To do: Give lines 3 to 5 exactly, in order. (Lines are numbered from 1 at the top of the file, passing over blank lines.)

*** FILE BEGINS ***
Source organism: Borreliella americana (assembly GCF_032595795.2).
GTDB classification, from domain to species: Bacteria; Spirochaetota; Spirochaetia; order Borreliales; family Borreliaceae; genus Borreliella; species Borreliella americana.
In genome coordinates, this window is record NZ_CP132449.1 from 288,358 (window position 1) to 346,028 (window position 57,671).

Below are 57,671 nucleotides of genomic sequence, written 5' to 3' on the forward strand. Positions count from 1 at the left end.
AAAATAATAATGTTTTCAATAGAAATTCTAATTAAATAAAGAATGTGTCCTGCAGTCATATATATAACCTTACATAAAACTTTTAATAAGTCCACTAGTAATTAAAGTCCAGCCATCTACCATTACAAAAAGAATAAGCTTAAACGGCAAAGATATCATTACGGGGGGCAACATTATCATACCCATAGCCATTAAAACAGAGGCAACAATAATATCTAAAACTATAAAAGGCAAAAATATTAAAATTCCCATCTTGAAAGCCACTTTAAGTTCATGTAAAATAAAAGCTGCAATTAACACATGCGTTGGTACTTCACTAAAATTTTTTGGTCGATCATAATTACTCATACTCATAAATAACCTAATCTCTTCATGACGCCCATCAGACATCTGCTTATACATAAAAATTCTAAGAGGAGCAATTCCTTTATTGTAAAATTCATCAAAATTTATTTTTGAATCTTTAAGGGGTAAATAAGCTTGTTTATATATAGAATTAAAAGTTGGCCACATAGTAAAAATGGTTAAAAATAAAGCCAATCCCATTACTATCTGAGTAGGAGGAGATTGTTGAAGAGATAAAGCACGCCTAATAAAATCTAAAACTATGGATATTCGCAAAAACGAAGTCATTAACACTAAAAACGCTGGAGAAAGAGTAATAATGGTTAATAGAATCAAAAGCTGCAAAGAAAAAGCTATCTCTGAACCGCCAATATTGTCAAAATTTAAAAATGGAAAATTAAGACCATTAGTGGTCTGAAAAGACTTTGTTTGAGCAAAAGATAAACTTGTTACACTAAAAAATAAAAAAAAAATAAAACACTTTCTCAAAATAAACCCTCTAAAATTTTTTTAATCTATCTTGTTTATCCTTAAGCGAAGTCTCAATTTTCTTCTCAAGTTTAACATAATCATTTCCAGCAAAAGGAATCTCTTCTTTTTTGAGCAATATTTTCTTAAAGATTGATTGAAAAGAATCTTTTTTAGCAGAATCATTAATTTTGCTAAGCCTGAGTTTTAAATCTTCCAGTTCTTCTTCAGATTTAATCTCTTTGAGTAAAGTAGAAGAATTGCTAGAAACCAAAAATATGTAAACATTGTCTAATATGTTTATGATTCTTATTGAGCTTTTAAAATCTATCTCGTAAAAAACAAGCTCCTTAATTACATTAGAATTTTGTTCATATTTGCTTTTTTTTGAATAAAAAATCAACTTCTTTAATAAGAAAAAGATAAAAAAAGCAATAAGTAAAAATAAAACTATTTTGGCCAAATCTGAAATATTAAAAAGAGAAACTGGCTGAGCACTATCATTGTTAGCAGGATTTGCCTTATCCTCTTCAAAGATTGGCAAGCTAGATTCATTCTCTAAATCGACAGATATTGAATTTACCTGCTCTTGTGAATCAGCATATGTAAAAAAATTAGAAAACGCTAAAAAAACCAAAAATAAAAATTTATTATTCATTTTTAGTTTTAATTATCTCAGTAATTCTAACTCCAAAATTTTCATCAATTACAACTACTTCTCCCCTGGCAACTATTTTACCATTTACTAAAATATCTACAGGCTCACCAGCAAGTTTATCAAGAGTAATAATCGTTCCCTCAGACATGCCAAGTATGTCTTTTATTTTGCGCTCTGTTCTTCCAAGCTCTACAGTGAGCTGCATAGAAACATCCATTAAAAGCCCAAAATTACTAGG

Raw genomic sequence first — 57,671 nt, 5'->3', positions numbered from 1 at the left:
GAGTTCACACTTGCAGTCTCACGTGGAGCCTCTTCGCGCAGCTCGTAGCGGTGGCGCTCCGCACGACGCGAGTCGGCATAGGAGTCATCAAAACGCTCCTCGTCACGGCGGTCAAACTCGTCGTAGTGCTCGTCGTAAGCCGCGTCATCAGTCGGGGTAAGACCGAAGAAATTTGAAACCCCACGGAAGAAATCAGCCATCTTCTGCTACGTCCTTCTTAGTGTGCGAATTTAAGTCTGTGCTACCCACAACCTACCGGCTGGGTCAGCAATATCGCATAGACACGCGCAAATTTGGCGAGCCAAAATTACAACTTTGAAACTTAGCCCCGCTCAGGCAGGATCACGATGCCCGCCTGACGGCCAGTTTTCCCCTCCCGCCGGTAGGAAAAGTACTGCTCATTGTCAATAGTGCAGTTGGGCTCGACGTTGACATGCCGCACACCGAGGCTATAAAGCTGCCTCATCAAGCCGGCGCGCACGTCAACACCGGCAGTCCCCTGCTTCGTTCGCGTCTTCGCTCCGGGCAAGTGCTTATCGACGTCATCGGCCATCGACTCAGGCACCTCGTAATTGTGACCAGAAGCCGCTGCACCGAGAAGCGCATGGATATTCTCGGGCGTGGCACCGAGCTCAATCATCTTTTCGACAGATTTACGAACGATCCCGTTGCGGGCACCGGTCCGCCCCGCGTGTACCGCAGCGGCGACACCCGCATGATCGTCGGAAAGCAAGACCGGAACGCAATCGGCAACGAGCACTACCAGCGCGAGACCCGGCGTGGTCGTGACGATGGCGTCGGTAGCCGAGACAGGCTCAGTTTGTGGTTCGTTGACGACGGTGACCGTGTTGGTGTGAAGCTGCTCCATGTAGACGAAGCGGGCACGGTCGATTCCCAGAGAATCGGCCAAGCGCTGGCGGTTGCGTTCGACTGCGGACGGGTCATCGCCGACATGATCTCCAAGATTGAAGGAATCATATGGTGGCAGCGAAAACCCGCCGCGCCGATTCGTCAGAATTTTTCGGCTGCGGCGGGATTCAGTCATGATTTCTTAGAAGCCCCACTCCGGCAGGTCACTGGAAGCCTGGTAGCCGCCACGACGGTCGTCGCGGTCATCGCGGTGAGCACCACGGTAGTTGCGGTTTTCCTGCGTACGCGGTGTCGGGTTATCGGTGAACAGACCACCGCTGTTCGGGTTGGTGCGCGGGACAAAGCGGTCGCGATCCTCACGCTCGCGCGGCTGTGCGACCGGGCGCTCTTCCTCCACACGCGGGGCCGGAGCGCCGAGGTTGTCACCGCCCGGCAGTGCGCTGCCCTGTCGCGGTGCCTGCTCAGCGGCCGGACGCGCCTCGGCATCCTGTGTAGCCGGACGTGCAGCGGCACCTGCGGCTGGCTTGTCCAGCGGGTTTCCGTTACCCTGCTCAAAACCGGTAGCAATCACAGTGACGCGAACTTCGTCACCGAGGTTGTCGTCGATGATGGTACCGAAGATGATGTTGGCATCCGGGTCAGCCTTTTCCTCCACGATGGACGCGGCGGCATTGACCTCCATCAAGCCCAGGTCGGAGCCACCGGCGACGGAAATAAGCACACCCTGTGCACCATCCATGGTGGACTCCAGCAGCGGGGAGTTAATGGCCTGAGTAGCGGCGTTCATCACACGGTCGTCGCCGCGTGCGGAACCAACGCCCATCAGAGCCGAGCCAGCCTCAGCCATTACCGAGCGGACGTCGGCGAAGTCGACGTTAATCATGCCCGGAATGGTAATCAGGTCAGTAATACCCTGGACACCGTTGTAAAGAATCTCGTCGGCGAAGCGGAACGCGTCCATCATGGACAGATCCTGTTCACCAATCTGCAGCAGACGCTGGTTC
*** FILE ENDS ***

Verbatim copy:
In genome coordinates, this window is record NZ_CP132449.1 from 288,358 (window position 1) to 346,028 (window position 57,671).

Below are 57,671 nucleotides of genomic sequence, written 5' to 3' on the forward strand. Positions count from 1 at the left end.
AAAATAATAATGTTTTCAATAGAAATTCTAATTAAATAAAGAATGTGTCCTGCAGTCATATATATAACCTTACATAAAACTTTTAATAAGTCCACTAGTAATTAAAGTCCAGCCATCTACCATTACAAAAAGAATAAGCTTAAACGGCAAAGATATCATTACGGGGGGCAACATTATCATACCCATAGCCATTAAAACAGAGGCAACAATAATATCTAAAACTATAAAAGGCAAAAATATTAAAATTCCCATCTTGAAAGCCACTTTAAGTTCATGTAAAATAAAAGCTGCAATTAACACATGCGTTGGTACTTCACTAAAATTTTTTGGTCGATCATAATTACTCATACTCATAAATAACCTAATCTCTTCATGACGCCCATCAGACATCTGCTTATACATAAAAATTCTAAGAGGAGCAATTCCTTTATTGTAAAATTCATCAAAATTTATTTTTGAATCTTTAAGGGGTAAATAAGCTTGTTTATATATAGAATTAAAAGTTGGCCACATAGTAAAAATGGTTAAAAATAAAGCCAATCCCATTACTATCTGAGTAGGAGGAGATTGTTGAAGAGATAAAGCACGCCTAATAAAATCTAAAACTATGGATATTCGCAAAAACGAAGTCATTAACACTAAAAACGCTGGAGAAAGAGTAATAATGGTTAATAGAATCAAAAGCTGCAAAGAAAAAGCTATCTCTGAACCGCCAATATTGTCAAAATTTAAAAATGGAAAATTAAGACCATTAGTGGTCTGAAAAGACTTTGTTTGAGCAAAAGATAAACTTGTTACACTAAAAAATAAAAAAAAAATAAAACACTTTCTCAAAATAAACCCTCTAAAATTTTTTTAATCTATCTTGTTTATCCTTAAGCGAAGTCTCAATTTTCTTCTCAAGTTTAACATAATCATTTCCAGCAAAAGGAATCTCTTCTTTTTTGAGCAATATTTTCTTAAAGATTGATTGAAAAGAATCTTTTTTAGCAGAATCATTAATTTTGCTAAGCCTGAGTTTTAAATCTTCCAGTTCTTCTTCAGATTTAATCTCTTTGAGTAAAGTAGAAGAATTGCTAGAAACCAAAAATATGTAAACATTGTCTAATATGTTTATGATTCTTATTGAGCTTTTAAAATCTATCTCGTAAAAAACAAGCTCCTTAATTACATTAGAATTTTGTTCATATTTGCTTTTTTTTGAATAAAAAATCAACTTCTTTAATAAGAAAAAGATAAAAAAAGCAATAAGTAAAAATAAAACTATTTTGGCCAAATCTGAAATATTAAAAAGAGAAACTGGCTGAGCACTATCATTGTTAGCAGGATTTGCCTTATCCTCTTCAAAGATTGGCAAGCTAGATTCATTCTCTAAATCGACAGATATTGAATTTACCTGCTCTTGTGAATCAGCATATGTAAAAAAATTAGAAAACGCTAAAAAAACCAAAAATAAAAATTTATTATTCATTTTTAGTTTTAATTATCTCAGTAATTCTAACTCCAAAATTTTCATCAATTACAACTACTTCTCCCCTGGCAACTATTTTACCATTTACTAAAATATCTACAGGCTCACCAGCAAGTTTATCAAGAGTAATAATCGTTCCCTCAGACATGCCAAGTATGTCTTTTATTTTGCGCTCTGTTCTTCCAAGCTCTACAGTGAGCTGCATAGAAACATCCATTAAAAGCCCAAAATTACTAGG